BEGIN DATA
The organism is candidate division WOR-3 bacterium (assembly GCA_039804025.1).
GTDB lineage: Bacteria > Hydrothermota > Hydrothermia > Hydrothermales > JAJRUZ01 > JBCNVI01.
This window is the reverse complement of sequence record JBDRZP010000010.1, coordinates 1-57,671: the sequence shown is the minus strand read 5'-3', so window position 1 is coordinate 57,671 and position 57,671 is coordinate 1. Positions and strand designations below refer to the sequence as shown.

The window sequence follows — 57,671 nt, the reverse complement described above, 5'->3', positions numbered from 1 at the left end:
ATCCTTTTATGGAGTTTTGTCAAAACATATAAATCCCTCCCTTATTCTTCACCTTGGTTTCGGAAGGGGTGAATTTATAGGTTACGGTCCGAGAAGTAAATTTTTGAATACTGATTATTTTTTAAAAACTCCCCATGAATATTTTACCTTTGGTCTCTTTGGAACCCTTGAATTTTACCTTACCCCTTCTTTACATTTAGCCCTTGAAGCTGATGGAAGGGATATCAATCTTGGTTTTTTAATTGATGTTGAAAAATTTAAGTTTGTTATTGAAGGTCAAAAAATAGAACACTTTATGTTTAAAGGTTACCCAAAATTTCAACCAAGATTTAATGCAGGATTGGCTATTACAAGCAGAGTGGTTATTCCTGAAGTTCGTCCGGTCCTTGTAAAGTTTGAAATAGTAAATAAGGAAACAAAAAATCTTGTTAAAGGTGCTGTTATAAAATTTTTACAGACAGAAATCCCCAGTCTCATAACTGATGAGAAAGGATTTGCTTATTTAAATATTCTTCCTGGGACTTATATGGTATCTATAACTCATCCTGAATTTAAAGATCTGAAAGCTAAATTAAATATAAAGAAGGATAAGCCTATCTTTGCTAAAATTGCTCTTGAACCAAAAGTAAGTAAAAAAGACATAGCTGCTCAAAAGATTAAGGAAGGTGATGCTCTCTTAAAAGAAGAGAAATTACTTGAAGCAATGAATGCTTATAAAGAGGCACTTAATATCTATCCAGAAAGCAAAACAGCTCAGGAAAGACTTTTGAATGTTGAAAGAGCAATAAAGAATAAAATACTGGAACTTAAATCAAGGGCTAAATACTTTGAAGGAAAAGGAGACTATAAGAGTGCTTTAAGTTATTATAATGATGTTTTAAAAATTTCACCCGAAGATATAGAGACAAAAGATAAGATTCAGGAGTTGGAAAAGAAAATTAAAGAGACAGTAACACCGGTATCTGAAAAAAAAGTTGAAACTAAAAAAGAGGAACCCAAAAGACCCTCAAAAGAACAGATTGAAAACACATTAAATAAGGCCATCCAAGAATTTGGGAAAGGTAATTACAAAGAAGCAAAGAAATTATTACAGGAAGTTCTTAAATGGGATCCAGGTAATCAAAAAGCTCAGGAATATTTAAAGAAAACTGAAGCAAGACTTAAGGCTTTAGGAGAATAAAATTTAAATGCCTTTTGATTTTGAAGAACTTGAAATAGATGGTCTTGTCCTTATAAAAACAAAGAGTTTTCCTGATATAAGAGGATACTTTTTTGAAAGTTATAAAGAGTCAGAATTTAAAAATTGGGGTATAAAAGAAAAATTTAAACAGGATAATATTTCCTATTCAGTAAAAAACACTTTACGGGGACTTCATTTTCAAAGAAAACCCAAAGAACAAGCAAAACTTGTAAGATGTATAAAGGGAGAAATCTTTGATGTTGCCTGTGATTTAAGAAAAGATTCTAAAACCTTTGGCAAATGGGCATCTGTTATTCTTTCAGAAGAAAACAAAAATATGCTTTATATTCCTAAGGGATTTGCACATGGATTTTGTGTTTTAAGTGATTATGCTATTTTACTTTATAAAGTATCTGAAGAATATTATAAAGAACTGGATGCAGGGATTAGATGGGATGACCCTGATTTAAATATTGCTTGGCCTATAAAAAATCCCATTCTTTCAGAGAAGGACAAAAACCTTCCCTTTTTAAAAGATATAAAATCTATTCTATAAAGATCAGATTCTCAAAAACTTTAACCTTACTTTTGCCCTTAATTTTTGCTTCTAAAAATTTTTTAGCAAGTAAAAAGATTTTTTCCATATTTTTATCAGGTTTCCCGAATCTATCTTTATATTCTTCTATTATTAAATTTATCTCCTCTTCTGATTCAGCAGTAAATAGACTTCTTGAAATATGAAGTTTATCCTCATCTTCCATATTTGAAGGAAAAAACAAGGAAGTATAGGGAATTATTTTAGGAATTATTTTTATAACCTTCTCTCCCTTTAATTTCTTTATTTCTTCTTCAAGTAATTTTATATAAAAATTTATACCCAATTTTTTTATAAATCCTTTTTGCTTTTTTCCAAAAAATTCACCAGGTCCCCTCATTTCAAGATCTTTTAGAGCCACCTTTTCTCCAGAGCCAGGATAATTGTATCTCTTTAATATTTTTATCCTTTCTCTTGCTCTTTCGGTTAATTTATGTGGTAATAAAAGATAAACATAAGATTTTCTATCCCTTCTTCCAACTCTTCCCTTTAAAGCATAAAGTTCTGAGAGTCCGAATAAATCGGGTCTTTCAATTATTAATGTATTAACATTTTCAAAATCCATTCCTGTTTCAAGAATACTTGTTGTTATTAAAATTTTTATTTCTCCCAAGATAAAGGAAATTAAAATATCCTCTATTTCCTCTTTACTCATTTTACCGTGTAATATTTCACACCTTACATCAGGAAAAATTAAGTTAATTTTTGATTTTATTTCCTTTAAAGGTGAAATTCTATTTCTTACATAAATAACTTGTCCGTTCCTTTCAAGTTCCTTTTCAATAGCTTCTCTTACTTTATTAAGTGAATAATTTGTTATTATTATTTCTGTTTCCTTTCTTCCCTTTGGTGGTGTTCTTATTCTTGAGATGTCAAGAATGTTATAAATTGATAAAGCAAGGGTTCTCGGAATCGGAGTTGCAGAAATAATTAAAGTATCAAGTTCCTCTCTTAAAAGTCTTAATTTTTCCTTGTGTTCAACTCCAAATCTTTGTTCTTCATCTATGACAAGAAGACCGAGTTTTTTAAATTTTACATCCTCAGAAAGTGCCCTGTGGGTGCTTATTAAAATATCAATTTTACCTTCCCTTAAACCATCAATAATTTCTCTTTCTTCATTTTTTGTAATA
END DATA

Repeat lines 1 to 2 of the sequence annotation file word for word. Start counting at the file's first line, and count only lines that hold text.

The organism is candidate division WOR-3 bacterium (assembly GCA_039804025.1).
GTDB lineage: Bacteria > Hydrothermota > Hydrothermia > Hydrothermales > JAJRUZ01 > JBCNVI01.